A wise friend observed that it was fortunate that the marriage exploded because I was better off waiting until I was able to offer something to a relationship. My buddy, who would spend the next decade dealing with her breast cancer, captured an essential aspect of successful relationships – that they are best avoided until you are prepared to continually offer yourself.
I look back at my writing from that time and smile at how hostile I was to relationships. Ten weeks before I met my wife, I rode across the United States with a Swedish buddy. He gave comfort that, indeed, there were “at least three women in the world” for me. When I asked, “why three and not one?” He smiled and told me, “the world’s a big place, Gordo.”
[This is the squash court where I met your mother]
In the middle of 2004, I conquered my fears and walked into a room of (mostly) female, triathletes. They were training under the instruction of a six-time world champion, Dave Scott. Dave personifies the old coaching adage “challenge your men and love your ladies.” He didn’t cut me any slack!
It was a complicated situation as my wife-to-be was going out with my landlord’s brother and neither of us were aware that we should be together. I played a long game, got her out of the country and we were engaged before she returned to Boulder.
[Here’s your mother as a young woman in New Zealand. She was working as my extra-special soigneur at a stage race.]
We were lucky. We grew into each other.
The journey that led to a wonderful life partner began years before I met Monica. I started by cultivating independent self-love, which sounds like something you’d hear in yoga class.
In the language of business…
To do a good deal, you have to be willing to do no deal, a fundamental component of success.
Divorce caused me enough pain to make me hostile to any form of intimacy. First a childhood divorce, then my own as an adult. There were deep feelings of failure associated with marriage. I had not learned how to strengthen a marriage and was preoccupied with the illusion of failure.
After my divorce, I made myself a better person. This was not my goal. Becoming a better person happened because I stopped living the values of other people – back then I was misled by money and assets. Later I was misled by victory and vanity. At the end, I hope to end up with kindness, good humor and service!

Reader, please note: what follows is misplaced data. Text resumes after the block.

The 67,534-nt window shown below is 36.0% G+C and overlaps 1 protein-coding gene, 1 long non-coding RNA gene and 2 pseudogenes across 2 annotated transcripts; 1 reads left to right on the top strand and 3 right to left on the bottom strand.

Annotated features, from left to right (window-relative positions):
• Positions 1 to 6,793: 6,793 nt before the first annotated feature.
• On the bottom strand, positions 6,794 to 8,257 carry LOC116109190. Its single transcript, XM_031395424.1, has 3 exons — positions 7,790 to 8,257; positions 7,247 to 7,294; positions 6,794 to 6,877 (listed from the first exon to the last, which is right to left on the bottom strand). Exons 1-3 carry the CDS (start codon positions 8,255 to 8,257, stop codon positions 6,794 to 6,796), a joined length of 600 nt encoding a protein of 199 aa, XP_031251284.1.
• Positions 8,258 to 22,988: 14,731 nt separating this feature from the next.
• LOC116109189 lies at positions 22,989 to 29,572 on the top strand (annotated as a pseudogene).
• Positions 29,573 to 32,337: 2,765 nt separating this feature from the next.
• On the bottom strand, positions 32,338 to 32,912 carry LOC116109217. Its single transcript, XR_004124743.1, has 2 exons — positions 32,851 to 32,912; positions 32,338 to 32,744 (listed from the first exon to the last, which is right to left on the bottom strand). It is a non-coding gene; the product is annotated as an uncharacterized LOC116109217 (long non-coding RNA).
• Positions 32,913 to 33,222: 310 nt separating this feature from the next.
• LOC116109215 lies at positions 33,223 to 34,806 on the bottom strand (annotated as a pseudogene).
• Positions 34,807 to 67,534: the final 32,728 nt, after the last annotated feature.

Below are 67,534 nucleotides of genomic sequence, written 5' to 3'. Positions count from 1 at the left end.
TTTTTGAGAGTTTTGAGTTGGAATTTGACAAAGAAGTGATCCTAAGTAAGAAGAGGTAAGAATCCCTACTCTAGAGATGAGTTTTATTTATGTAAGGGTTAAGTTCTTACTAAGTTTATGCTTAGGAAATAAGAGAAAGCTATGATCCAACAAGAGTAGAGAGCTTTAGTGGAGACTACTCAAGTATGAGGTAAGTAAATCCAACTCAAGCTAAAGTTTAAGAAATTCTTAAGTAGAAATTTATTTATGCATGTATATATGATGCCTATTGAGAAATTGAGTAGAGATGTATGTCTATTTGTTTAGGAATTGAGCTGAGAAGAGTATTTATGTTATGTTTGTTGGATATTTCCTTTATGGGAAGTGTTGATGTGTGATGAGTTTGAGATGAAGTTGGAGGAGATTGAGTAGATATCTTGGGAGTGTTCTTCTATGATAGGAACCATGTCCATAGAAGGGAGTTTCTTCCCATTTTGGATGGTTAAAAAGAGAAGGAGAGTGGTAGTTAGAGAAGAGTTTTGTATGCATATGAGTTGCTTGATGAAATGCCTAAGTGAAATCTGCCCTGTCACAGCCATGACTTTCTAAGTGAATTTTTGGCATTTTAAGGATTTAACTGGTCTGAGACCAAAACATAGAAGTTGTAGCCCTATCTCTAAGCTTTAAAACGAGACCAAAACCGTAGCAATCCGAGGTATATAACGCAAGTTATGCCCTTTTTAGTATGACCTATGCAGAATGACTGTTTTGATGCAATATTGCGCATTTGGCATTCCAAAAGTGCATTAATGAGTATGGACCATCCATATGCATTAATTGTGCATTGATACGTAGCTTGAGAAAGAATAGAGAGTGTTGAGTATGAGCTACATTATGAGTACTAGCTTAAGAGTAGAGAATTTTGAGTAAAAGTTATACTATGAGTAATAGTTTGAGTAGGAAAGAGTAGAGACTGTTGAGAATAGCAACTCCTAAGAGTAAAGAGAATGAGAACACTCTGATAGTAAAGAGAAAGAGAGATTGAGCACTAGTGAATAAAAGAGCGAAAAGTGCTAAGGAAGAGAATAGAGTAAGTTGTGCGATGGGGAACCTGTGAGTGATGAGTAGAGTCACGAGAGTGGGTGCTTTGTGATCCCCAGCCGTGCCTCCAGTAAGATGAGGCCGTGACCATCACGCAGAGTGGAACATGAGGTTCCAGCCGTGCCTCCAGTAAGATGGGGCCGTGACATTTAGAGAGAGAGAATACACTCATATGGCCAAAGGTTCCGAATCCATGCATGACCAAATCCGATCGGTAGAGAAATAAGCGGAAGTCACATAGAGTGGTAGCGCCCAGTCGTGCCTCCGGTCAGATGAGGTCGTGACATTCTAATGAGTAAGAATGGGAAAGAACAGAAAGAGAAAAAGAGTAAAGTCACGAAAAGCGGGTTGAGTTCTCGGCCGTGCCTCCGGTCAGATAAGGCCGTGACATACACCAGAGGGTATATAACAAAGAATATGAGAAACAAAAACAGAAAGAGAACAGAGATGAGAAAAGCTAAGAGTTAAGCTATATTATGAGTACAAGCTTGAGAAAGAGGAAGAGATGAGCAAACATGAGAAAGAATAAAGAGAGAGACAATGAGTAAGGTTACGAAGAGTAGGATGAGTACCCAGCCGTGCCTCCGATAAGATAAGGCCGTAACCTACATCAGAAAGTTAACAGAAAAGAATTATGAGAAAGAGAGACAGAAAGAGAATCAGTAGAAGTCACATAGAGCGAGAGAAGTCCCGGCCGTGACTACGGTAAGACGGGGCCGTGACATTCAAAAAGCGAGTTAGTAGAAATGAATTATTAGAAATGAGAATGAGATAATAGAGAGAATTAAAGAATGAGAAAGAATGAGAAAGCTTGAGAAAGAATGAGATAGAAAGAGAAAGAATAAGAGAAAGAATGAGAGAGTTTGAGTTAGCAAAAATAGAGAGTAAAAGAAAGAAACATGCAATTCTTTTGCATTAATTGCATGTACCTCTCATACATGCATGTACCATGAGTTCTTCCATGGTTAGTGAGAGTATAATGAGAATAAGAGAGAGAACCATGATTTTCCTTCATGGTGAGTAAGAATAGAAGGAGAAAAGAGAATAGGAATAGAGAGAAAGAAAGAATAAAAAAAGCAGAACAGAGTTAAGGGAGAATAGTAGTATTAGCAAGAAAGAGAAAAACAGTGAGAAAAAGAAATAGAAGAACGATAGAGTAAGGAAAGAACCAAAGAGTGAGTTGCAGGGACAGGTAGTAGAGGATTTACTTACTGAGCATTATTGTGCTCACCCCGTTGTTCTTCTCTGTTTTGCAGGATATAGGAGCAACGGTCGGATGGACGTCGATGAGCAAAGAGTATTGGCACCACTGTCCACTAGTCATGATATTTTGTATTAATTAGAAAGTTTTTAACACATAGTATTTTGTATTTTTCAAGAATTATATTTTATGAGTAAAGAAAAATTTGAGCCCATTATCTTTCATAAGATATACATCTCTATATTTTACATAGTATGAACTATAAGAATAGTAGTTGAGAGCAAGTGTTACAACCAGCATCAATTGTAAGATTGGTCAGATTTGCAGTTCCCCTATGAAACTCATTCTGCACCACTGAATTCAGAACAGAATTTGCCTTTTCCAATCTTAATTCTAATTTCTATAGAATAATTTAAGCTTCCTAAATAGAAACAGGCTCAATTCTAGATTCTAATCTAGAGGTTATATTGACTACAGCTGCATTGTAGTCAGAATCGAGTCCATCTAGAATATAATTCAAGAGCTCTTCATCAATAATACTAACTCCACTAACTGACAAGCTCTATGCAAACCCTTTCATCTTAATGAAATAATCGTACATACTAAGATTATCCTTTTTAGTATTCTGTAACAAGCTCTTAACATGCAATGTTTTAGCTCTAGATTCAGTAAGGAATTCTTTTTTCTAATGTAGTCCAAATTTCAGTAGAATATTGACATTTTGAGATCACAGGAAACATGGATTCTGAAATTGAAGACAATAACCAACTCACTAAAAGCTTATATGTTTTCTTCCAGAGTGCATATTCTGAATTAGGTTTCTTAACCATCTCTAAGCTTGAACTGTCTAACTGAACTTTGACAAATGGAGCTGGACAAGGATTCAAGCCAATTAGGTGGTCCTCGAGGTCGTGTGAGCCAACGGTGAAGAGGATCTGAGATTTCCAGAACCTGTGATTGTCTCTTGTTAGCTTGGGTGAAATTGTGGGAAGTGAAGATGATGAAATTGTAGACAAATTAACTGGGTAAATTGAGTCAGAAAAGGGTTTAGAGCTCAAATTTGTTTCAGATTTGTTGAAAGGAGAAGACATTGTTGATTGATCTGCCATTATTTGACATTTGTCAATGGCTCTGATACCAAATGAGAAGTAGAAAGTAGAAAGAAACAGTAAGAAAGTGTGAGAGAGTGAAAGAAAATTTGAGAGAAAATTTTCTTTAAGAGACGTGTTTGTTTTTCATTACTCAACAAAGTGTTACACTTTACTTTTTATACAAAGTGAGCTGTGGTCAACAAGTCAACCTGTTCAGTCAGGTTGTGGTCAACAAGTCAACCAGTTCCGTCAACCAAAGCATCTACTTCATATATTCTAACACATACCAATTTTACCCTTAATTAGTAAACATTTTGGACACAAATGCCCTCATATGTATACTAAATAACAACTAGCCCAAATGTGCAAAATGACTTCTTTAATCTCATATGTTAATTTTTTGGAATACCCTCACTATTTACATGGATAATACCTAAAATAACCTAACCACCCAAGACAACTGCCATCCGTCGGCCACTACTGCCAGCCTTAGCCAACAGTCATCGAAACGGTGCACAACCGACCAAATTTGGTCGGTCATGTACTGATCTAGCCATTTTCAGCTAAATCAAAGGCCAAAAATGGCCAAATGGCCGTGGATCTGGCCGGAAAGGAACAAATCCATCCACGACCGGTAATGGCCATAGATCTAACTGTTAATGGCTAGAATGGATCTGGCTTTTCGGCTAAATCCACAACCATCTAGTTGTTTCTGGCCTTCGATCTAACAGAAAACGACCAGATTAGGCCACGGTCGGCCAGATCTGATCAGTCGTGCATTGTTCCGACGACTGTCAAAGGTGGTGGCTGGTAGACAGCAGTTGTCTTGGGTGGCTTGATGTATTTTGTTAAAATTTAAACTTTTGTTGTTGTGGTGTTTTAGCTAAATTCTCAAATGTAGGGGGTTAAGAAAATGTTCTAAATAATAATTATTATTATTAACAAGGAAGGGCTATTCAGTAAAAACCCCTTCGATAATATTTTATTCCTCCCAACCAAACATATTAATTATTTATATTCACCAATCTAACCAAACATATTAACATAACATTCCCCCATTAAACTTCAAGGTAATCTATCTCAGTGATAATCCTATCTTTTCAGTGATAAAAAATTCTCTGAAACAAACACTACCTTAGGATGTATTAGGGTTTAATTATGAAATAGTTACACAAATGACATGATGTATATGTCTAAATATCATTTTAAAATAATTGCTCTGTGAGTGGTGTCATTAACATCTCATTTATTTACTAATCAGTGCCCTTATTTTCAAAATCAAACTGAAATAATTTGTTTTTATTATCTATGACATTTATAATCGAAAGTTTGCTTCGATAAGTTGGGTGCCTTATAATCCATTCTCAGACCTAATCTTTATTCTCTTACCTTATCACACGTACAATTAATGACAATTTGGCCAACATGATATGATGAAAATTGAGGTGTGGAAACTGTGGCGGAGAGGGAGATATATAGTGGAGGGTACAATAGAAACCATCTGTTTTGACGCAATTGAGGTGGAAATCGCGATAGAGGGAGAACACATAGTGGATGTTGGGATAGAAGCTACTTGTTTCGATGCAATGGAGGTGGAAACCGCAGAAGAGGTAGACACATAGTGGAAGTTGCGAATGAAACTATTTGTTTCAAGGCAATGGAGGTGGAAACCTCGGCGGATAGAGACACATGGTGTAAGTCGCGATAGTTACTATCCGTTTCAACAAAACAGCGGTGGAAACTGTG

My introversion, and pride, fed a desire to prove that I could be happy alone. Truth be told, I was never alone – I wrote frequently and had two very close friendships. One of these was with Scott Molina and he joked that I had ’embarked on the longest dry streak known to man.’ Scott’s observation still makes me smile!
To make myself relationship worthy, I needed to create a life where I was happy without an intimate relationship. In order to have something to give, I needed to develop a source of energy outside of the relationship. I found my source in athletics and nature.
The great spiritual traditions write about love being the source. I have a long way to go there. My love for my children is a sign explaining that everything I need is within myself.
As an introvert, the teaching that I’m my own source feels natural because I’m happy when I’m alone. However, I need to be careful that I’m not alone too much. First, because there is a deep human need for intimacy. Second, because a life with meaning requires us to do good work in the world.
After five years of working on myself, I met my wife. In Monica, I discovered that I enjoyed spending time with her more than I enjoyed being alone. I’m not sure if that will make sense to an extroverted reader, who might find solitude draining. However, for the sociopathic hermit in me, it was a revelation.
To create an intention for success, I tell my wife, frequently:
- There’s no way I am going to improve my situation through any pathway other than our marriage.
- I’m grateful for all you do – family life is a challenge but I know that family life alone would be far, far more challenging.
- While I accept that it only takes one person to crater a relationship, I will never speak about failure on my side. If we hit hard times then I’ll stay close and wait for you to come to your senses.
- I hold the trust between us as sacred.
All thoughts to the contrary, of what I state above, are a sign of temporary insanity!
[As a couple, Ironman New Zealand 2004 was our best ever. Your mother swam 2.4 miles in 46 minutes and finished 2nd overall. Living in love makes you powerful!]
Today is the 10th anniversary of the day I met your mother and I’m so grateful.
Love you, Babe!